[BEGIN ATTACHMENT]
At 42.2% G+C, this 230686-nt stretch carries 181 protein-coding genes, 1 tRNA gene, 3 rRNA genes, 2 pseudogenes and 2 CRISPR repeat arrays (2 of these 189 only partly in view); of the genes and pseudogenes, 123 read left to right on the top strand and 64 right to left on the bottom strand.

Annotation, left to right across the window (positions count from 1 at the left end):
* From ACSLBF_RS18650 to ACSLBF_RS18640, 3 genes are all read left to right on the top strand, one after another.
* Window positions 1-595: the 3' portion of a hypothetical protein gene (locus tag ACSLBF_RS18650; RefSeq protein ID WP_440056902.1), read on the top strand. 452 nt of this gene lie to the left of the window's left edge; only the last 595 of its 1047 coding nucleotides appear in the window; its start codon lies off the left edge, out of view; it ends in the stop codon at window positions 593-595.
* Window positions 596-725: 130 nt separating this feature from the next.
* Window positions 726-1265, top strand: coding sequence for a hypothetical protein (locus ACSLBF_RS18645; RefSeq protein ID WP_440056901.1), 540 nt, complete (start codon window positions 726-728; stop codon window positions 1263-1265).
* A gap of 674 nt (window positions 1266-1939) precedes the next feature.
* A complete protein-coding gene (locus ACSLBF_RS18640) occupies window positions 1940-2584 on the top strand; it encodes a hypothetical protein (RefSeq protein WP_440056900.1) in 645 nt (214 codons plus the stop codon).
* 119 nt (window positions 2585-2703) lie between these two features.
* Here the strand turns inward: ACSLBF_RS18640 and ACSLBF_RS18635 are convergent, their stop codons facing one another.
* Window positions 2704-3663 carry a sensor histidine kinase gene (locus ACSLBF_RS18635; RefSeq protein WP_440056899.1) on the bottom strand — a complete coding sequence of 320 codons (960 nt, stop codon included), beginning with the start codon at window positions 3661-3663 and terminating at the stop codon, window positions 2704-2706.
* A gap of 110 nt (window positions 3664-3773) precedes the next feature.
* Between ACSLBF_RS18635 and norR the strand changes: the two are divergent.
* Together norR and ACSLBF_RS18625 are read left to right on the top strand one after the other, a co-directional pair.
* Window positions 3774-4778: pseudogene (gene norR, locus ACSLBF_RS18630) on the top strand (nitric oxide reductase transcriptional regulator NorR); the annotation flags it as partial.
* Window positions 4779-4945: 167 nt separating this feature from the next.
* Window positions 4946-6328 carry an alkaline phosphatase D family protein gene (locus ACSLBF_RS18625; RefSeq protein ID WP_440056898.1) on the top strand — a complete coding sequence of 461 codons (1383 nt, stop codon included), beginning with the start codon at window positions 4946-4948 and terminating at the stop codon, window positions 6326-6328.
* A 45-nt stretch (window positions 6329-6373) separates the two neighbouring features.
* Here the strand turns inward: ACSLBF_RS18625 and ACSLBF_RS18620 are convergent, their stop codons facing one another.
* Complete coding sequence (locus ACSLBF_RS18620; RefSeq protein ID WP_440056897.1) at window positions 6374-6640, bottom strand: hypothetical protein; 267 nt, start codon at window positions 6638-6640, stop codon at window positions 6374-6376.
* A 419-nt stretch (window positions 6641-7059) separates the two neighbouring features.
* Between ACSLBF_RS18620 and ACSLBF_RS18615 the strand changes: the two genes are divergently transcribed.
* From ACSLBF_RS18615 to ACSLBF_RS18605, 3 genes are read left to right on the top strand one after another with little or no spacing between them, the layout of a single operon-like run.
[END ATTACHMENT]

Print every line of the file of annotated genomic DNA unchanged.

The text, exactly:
At 42.2% G+C, this 230686-nt stretch carries 181 protein-coding genes, 1 tRNA gene, 3 rRNA genes, 2 pseudogenes and 2 CRISPR repeat arrays (2 of these 189 only partly in view); of the genes and pseudogenes, 123 read left to right on the top strand and 64 right to left on the bottom strand.

Annotation, left to right across the window (positions count from 1 at the left end):
* From ACSLBF_RS18650 to ACSLBF_RS18640, 3 genes are all read left to right on the top strand, one after another.
* Window positions 1-595: the 3' portion of a hypothetical protein gene (locus tag ACSLBF_RS18650; RefSeq protein ID WP_440056902.1), read on the top strand. 452 nt of this gene lie to the left of the window's left edge; only the last 595 of its 1047 coding nucleotides appear in the window; its start codon lies off the left edge, out of view; it ends in the stop codon at window positions 593-595.
* Window positions 596-725: 130 nt separating this feature from the next.
* Window positions 726-1265, top strand: coding sequence for a hypothetical protein (locus ACSLBF_RS18645; RefSeq protein ID WP_440056901.1), 540 nt, complete (start codon window positions 726-728; stop codon window positions 1263-1265).
* A gap of 674 nt (window positions 1266-1939) precedes the next feature.
* A complete protein-coding gene (locus ACSLBF_RS18640) occupies window positions 1940-2584 on the top strand; it encodes a hypothetical protein (RefSeq protein WP_440056900.1) in 645 nt (214 codons plus the stop codon).
* 119 nt (window positions 2585-2703) lie between these two features.
* Here the strand turns inward: ACSLBF_RS18640 and ACSLBF_RS18635 are convergent, their stop codons facing one another.
* Window positions 2704-3663 carry a sensor histidine kinase gene (locus ACSLBF_RS18635; RefSeq protein WP_440056899.1) on the bottom strand — a complete coding sequence of 320 codons (960 nt, stop codon included), beginning with the start codon at window positions 3661-3663 and terminating at the stop codon, window positions 2704-2706.
* A gap of 110 nt (window positions 3664-3773) precedes the next feature.
* Between ACSLBF_RS18635 and norR the strand changes: the two are divergent.
* Together norR and ACSLBF_RS18625 are read left to right on the top strand one after the other, a co-directional pair.
* Window positions 3774-4778: pseudogene (gene norR, locus ACSLBF_RS18630) on the top strand (nitric oxide reductase transcriptional regulator NorR); the annotation flags it as partial.
* Window positions 4779-4945: 167 nt separating this feature from the next.
* Window positions 4946-6328 carry an alkaline phosphatase D family protein gene (locus ACSLBF_RS18625; RefSeq protein ID WP_440056898.1) on the top strand — a complete coding sequence of 461 codons (1383 nt, stop codon included), beginning with the start codon at window positions 4946-4948 and terminating at the stop codon, window positions 6326-6328.
* A 45-nt stretch (window positions 6329-6373) separates the two neighbouring features.
* Here the strand turns inward: ACSLBF_RS18625 and ACSLBF_RS18620 are convergent, their stop codons facing one another.
* Complete coding sequence (locus ACSLBF_RS18620; RefSeq protein ID WP_440056897.1) at window positions 6374-6640, bottom strand: hypothetical protein; 267 nt, start codon at window positions 6638-6640, stop codon at window positions 6374-6376.
* A 419-nt stretch (window positions 6641-7059) separates the two neighbouring features.
* Between ACSLBF_RS18620 and ACSLBF_RS18615 the strand changes: the two genes are divergently transcribed.
* From ACSLBF_RS18615 to ACSLBF_RS18605, 3 genes are read left to right on the top strand one after another with little or no spacing between them, the layout of a single operon-like run.